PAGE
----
This is the second in a two-part series looking at a pivotal study of why teenagers and very young women get pregnant.
When the Crittenton Foundation recently presented the results of a pilot study of its clients -- teenage and young women, many who are pregnant or parenting -- the bad news was that, compared with a general population, they suffered seven times the levels of child abuse and other maltreatment.
Also, the percentage of those with an ACE score of four was 3.5 to five times higher than a general population. The ACE score was developed by the CDC's groundbreaking Adverse Childhood Experiences Study. You can think of an ACE score as a cholesterol score for childhood toxic stress. You get one point for each type of trauma, up to 10. The higher your ACE score, the higher your risk for health, emotional and social problems. (What's your ACE score?)
The good news is that services provided by organizations such as Crittenton can help people turn their lives around and interrupt the cycle of parents passing on their high ACE scores to their children.
In other words, although the brain can be damaged from an overload of toxic stress hormones, the brain is also resilient and plastic. With intervention, support and understanding, someone with a high ACE score can reduce her or his risk for chronic disease, violence and/or depression.
Three women with high ACE scores provided the evidence -- their own lives -- at the recent briefing where the Crittenton study results were announced.
Lisette Orellana, 26, two children. ACE score: eight. Orellana became pregnant at 15, her grades plummeted from straight As to failing, and she moved in with an abusive alcoholic. Then she signed up for a program for parenting teens in her high school. She became pregnant a second time. With support from people in the program, she finally left the relationship after her children -- then 22 months and 3 months -- witnessed their father beating her into the floor. She earned a bachelor's degree in communication from the University of Maryland, and now she's director of external relations for Crittenton Services of Greater Washington. She does fundraising, outreach, communications, and marketing.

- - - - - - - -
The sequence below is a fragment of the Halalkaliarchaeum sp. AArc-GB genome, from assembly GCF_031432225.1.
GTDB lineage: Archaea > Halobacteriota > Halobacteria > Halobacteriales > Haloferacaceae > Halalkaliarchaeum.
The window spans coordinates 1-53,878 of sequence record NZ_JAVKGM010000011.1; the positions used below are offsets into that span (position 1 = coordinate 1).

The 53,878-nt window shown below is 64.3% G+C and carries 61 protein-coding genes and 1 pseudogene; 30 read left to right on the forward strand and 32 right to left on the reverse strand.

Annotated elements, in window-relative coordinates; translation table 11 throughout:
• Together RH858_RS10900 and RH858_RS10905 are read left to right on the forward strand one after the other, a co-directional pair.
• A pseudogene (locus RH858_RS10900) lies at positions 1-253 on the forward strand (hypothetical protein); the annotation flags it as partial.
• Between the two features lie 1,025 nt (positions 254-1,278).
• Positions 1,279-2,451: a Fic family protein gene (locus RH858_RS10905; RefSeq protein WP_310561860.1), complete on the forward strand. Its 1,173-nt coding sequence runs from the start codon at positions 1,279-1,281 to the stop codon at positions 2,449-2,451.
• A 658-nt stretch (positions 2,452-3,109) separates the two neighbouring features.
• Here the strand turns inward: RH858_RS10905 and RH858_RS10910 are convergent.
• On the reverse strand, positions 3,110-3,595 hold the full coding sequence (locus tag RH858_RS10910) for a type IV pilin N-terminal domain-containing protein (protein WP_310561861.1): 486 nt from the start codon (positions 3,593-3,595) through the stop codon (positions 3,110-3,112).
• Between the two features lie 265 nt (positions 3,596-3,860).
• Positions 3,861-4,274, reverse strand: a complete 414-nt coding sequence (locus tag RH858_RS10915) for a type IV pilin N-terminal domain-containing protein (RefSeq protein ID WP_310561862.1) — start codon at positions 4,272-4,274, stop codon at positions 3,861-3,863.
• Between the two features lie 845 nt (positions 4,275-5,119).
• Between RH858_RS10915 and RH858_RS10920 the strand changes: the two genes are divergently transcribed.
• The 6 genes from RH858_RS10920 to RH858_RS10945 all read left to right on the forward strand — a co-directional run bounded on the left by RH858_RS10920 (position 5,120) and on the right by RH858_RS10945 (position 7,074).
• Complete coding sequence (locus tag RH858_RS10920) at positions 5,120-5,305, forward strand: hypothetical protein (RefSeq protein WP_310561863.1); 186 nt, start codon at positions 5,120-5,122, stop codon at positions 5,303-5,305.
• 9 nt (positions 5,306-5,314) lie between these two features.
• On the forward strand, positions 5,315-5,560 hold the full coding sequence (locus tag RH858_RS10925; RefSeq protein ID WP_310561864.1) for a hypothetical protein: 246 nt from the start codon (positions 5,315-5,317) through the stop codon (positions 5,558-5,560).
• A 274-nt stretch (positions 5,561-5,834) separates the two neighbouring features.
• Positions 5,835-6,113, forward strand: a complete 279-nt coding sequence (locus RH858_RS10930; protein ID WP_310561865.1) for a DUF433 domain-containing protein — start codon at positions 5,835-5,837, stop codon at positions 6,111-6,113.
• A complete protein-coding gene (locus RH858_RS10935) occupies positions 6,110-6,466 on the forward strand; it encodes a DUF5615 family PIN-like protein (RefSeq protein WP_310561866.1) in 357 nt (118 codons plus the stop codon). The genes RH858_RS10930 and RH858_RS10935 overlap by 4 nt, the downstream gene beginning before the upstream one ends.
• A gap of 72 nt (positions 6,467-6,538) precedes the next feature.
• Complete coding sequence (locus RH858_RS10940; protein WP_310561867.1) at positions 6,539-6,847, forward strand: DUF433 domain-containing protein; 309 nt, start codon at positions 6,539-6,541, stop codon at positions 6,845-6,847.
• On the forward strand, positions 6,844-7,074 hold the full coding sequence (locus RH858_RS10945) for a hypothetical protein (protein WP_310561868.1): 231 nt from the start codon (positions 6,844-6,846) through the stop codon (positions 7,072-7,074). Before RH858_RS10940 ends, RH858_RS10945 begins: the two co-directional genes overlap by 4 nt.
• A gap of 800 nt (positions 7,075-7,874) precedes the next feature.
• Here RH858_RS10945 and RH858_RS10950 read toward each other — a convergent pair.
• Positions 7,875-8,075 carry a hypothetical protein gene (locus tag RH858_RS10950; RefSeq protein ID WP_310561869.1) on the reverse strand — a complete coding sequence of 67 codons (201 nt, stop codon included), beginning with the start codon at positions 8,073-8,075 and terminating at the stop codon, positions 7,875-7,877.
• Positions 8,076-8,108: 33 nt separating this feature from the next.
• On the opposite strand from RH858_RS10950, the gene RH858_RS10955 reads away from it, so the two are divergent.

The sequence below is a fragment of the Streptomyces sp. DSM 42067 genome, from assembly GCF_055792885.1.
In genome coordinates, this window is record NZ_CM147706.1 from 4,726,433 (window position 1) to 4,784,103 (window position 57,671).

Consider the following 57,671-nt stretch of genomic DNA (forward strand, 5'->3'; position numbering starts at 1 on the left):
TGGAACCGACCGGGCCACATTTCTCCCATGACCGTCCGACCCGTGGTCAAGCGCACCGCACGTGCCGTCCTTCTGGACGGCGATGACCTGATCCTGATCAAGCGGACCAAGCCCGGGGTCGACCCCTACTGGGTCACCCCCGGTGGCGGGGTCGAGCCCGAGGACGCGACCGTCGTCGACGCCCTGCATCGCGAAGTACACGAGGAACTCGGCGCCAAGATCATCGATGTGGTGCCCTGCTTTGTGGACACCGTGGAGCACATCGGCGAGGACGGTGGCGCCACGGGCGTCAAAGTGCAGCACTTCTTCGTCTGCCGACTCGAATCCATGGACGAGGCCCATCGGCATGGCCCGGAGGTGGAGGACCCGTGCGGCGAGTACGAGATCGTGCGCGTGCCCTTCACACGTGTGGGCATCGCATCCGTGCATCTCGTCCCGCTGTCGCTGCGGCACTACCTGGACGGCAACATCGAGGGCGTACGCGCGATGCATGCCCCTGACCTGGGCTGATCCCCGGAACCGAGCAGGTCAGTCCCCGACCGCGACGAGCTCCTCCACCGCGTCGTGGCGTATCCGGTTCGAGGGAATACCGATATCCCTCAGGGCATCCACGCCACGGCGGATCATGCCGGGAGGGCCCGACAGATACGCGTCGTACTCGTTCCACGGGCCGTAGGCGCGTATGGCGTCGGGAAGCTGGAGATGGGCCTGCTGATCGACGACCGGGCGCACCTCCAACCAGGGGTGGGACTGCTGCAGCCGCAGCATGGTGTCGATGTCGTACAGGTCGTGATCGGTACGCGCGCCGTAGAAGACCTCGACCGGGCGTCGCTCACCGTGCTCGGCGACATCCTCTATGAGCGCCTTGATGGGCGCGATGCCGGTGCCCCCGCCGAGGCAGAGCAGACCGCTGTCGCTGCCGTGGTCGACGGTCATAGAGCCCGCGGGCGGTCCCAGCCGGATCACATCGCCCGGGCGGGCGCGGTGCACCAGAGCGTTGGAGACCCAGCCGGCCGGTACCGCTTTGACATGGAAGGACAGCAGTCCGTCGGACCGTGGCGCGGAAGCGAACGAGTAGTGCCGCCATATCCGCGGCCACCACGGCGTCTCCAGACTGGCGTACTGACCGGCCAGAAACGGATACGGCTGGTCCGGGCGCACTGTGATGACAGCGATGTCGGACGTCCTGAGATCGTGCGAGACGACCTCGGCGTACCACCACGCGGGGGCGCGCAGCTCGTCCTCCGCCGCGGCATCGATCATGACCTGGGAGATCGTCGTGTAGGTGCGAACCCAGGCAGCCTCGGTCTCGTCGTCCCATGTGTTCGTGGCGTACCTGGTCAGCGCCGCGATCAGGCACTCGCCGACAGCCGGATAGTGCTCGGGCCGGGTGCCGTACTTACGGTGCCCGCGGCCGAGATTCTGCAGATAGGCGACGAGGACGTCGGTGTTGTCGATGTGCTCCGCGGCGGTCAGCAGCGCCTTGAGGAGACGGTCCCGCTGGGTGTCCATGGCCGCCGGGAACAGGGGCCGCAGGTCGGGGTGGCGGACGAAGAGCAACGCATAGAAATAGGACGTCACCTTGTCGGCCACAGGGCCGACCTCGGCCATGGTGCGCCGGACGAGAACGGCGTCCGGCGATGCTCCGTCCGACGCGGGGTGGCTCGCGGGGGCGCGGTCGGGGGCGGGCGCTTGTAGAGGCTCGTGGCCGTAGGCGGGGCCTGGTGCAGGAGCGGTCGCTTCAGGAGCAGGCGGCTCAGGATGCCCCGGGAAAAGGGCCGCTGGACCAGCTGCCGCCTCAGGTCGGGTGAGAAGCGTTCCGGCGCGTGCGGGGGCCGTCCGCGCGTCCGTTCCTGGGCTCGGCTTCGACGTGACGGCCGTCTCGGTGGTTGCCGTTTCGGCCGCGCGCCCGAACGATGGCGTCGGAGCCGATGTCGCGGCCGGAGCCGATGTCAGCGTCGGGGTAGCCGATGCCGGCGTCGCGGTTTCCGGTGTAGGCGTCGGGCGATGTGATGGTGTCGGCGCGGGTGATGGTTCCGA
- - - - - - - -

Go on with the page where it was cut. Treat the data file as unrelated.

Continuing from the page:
What people should know about teens who get pregnant: "Girls are driven to make choices because of factors in their environment. And unless you find those causes, we can't get rid of what's affecting us."
Her reaction to the ACE survey: "I couldn't believe that professionals didn't have some kind of way to measure this before."
Kate Becker, 35, three children. ACE score: eight. When Becker was 13, she was raising five younger brothers and sisters. Her mother had abandoned the family. When she was 14, Becker became pregnant. After her father hit her so hard she felt the "bones in my spine pop," she was fearful for the health of the fetus and went to a Florence Crittenton home in Charlotte, N.C. She gave the baby up for adoption. She was placed in foster care, and when her foster father attempted to molest her, she left and spent the last two years of high school living in friends' homes and a boarding house. While she attended UNC-Charlotte, she had three children with three different men. She works full-time as a contract and properties administrator while going to law school at night. She'll graduate next May. She regards the Crittenton staff members she's known since she was 14 as her family.